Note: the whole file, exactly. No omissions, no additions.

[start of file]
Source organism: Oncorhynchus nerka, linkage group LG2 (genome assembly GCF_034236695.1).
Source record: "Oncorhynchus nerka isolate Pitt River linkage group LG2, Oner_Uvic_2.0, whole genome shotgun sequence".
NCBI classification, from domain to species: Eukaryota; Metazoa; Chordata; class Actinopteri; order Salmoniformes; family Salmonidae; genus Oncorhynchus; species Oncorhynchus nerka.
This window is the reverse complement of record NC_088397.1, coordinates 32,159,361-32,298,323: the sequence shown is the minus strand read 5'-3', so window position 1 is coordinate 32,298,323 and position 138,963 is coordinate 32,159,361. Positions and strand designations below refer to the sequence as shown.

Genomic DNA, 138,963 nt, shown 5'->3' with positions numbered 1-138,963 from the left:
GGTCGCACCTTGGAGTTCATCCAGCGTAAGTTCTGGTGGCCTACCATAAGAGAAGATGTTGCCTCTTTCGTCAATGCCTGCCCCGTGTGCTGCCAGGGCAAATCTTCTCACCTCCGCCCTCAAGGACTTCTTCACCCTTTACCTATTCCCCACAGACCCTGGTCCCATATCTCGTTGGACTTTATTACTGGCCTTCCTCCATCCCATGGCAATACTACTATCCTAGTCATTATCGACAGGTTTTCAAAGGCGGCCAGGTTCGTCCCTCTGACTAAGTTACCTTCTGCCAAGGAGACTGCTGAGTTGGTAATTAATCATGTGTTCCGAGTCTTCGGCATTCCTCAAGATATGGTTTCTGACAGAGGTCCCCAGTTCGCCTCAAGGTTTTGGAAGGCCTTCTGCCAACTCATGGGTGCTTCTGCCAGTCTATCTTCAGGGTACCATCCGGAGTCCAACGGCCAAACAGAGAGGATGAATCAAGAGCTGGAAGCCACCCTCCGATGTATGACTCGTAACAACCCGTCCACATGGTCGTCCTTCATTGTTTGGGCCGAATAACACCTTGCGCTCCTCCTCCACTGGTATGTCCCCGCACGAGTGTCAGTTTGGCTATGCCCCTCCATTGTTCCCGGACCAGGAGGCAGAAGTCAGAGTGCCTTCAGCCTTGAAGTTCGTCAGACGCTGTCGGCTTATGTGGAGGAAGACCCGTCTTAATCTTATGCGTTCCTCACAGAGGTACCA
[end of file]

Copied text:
Source organism: Oncorhynchus nerka, linkage group LG2 (genome assembly GCF_034236695.1).
Source record: "Oncorhynchus nerka isolate Pitt River linkage group LG2, Oner_Uvic_2.0, whole genome shotgun sequence".
NCBI classification, from domain to species: Eukaryota; Metazoa; Chordata; class Actinopteri; order Salmoniformes; family Salmonidae; genus Oncorhynchus; species Oncorhynchus nerka.
This window is the reverse complement of record NC_088397.1, coordinates 32,159,361-32,298,323: the sequence shown is the minus strand read 5'-3', so window position 1 is coordinate 32,298,323 and position 138,963 is coordinate 32,159,361. Positions and strand designations below refer to the sequence as shown.

Genomic DNA, 138,963 nt, shown 5'->3' with positions numbered 1-138,963 from the left:
GGTCGCACCTTGGAGTTCATCCAGCGTAAGTTCTGGTGGCCTACCATAAGAGAAGATGTTGCCTCTTTCGTCAATGCCTGCCCCGTGTGCTGCCAGGGCAAATCTTCTCACCTCCGCCCTCAAGGACTTCTTCACCCTTTACCTATTCCCCACAGACCCTGGTCCCATATCTCGTTGGACTTTATTACTGGCCTTCCTCCATCCCATGGCAATACTACTATCCTAGTCATTATCGACAGGTTTTCAAAGGCGGCCAGGTTCGTCCCTCTGACTAAGTTACCTTCTGCCAAGGAGACTGCTGAGTTGGTAATTAATCATGTGTTCCGAGTCTTCGGCATTCCTCAAGATATGGTTTCTGACAGAGGTCCCCAGTTCGCCTCAAGGTTTTGGAAGGCCTTCTGCCAACTCATGGGTGCTTCTGCCAGTCTATCTTCAGGGTACCATCCGGAGTCCAACGGCCAAACAGAGAGGATGAATCAAGAGCTGGAAGCCACCCTCCGATGTATGACTCGTAACAACCCGTCCACATGGTCGTCCTTCATTGTTTGGGCCGAATAACACCTTGCGCTCCTCCTCCACTGGTATGTCCCCGCACGAGTGTCAGTTTGGCTATGCCCCTCCATTGTTCCCGGACCAGGAGGCAGAAGTCAGAGTGCCTTCAGCCTTGAAGTTCGTCAGACGCTGTCGGCTTATGTGGAGGAAGACCCGTCTTAATCTTATGCGTTCCTCACAGAGGTACCA